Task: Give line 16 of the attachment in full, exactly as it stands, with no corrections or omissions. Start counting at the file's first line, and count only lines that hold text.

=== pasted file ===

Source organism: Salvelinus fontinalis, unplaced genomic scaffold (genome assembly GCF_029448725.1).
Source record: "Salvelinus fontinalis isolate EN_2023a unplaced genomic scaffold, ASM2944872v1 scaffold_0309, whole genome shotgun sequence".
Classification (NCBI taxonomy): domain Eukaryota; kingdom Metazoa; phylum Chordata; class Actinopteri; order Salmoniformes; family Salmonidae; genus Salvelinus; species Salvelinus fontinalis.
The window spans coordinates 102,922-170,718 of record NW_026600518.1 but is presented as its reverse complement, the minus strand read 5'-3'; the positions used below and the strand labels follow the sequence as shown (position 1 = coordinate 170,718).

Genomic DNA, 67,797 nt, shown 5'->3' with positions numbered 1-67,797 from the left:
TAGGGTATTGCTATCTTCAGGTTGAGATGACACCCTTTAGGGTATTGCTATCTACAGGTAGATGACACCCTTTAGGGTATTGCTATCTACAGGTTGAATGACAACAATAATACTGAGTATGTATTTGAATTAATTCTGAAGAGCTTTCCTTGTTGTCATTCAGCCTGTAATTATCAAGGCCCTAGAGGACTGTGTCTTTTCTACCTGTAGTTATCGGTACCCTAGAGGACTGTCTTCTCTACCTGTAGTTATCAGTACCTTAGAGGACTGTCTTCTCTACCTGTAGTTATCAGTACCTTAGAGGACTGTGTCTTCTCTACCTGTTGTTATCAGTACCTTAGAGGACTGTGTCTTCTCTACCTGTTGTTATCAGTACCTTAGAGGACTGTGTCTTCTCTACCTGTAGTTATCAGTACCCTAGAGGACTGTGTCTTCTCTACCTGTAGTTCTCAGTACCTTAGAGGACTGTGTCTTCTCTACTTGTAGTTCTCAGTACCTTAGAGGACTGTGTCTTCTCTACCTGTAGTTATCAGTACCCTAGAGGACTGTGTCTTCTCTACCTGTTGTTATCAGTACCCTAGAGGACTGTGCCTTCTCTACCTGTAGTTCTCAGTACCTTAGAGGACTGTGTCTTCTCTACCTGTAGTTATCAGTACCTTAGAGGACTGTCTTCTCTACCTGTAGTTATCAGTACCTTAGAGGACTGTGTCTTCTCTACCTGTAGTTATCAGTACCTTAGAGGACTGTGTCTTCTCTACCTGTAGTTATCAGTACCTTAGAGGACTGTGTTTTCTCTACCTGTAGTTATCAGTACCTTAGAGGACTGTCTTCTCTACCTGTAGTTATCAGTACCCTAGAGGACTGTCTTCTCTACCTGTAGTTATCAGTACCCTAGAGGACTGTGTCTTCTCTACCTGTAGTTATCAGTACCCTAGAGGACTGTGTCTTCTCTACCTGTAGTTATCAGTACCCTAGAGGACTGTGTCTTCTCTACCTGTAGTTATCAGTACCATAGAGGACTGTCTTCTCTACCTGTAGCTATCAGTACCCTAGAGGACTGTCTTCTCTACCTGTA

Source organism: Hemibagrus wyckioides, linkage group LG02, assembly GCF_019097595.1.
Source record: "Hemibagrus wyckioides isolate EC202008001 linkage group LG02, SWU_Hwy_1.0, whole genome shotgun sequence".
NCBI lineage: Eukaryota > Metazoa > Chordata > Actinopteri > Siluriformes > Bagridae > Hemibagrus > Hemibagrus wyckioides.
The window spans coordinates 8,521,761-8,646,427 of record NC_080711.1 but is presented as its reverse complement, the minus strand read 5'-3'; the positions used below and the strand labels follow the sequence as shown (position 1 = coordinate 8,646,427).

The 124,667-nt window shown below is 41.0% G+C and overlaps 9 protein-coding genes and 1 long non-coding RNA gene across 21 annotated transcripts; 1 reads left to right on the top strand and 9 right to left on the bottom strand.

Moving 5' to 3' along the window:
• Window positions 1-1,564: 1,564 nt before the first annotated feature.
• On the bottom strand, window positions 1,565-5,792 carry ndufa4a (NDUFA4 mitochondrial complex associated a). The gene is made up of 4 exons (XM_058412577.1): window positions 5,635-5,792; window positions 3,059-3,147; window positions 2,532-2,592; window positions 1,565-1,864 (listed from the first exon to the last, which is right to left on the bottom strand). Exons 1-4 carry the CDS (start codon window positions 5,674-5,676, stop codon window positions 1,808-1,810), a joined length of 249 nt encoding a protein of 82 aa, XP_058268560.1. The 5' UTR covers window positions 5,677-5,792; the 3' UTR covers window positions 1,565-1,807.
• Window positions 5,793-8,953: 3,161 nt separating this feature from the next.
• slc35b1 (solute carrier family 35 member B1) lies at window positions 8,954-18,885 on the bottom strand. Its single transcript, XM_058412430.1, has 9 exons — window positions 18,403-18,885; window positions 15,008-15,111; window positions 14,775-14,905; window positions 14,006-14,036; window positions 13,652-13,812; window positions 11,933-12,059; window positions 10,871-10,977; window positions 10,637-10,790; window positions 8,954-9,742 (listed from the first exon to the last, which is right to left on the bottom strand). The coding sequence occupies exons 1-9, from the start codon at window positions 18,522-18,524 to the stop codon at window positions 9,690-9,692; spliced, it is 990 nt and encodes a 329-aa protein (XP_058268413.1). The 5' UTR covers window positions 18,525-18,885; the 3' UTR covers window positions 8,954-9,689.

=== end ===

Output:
• slc35b1 (solute carrier family 35 member B1) lies at window positions 8,954-18,885 on the bottom strand. Its single transcript, XM_058412430.1, has 9 exons — window positions 18,403-18,885; window positions 15,008-15,111; window positions 14,775-14,905; window positions 14,006-14,036; window positions 13,652-13,812; window positions 11,933-12,059; window positions 10,871-10,977; window positions 10,637-10,790; window positions 8,954-9,742 (listed from the first exon to the last, which is right to left on the bottom strand). The coding sequence occupies exons 1-9, from the start codon at window positions 18,522-18,524 to the stop codon at window positions 9,690-9,692; spliced, it is 990 nt and encodes a 329-aa protein (XP_058268413.1). The 5' UTR covers window positions 18,525-18,885; the 3' UTR covers window positions 8,954-9,689.